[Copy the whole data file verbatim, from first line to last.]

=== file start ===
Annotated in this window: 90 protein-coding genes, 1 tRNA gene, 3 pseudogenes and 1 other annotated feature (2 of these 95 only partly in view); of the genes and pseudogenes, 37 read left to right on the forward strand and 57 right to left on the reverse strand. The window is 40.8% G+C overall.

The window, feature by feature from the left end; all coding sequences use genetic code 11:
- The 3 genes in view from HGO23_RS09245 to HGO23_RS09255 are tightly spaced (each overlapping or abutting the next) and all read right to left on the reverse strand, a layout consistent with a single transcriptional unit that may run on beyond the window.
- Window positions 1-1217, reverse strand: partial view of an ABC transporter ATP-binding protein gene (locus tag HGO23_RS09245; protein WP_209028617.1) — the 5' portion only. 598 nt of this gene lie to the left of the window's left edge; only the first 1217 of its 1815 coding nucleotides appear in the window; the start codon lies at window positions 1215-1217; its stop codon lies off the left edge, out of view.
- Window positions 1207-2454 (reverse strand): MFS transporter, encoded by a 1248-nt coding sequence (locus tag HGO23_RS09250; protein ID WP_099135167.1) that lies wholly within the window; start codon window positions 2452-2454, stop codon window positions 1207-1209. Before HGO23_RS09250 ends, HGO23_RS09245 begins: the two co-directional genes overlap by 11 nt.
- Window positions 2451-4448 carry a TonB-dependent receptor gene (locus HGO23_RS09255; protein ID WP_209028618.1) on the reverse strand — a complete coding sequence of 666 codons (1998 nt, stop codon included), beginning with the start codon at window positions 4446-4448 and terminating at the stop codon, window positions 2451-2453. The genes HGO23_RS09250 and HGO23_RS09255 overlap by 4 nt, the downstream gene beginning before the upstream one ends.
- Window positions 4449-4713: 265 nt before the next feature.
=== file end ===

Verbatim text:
Annotated in this window: 90 protein-coding genes, 1 tRNA gene, 3 pseudogenes and 1 other annotated feature (2 of these 95 only partly in view); of the genes and pseudogenes, 37 read left to right on the forward strand and 57 right to left on the reverse strand. The window is 40.8% G+C overall.

The window, feature by feature from the left end; all coding sequences use genetic code 11:
- The 3 genes in view from HGO23_RS09245 to HGO23_RS09255 are tightly spaced (each overlapping or abutting the next) and all read right to left on the reverse strand, a layout consistent with a single transcriptional unit that may run on beyond the window.
- Window positions 1-1217, reverse strand: partial view of an ABC transporter ATP-binding protein gene (locus tag HGO23_RS09245; protein WP_209028617.1) — the 5' portion only. 598 nt of this gene lie to the left of the window's left edge; only the first 1217 of its 1815 coding nucleotides appear in the window; the start codon lies at window positions 1215-1217; its stop codon lies off the left edge, out of view.
- Window positions 1207-2454 (reverse strand): MFS transporter, encoded by a 1248-nt coding sequence (locus tag HGO23_RS09250; protein ID WP_099135167.1) that lies wholly within the window; start codon window positions 2452-2454, stop codon window positions 1207-1209. Before HGO23_RS09250 ends, HGO23_RS09245 begins: the two co-directional genes overlap by 11 nt.
- Window positions 2451-4448 carry a TonB-dependent receptor gene (locus HGO23_RS09255; protein ID WP_209028618.1) on the reverse strand — a complete coding sequence of 666 codons (1998 nt, stop codon included), beginning with the start codon at window positions 4446-4448 and terminating at the stop codon, window positions 2451-2453. The genes HGO23_RS09250 and HGO23_RS09255 overlap by 4 nt, the downstream gene beginning before the upstream one ends.
- Window positions 4449-4713: 265 nt before the next feature.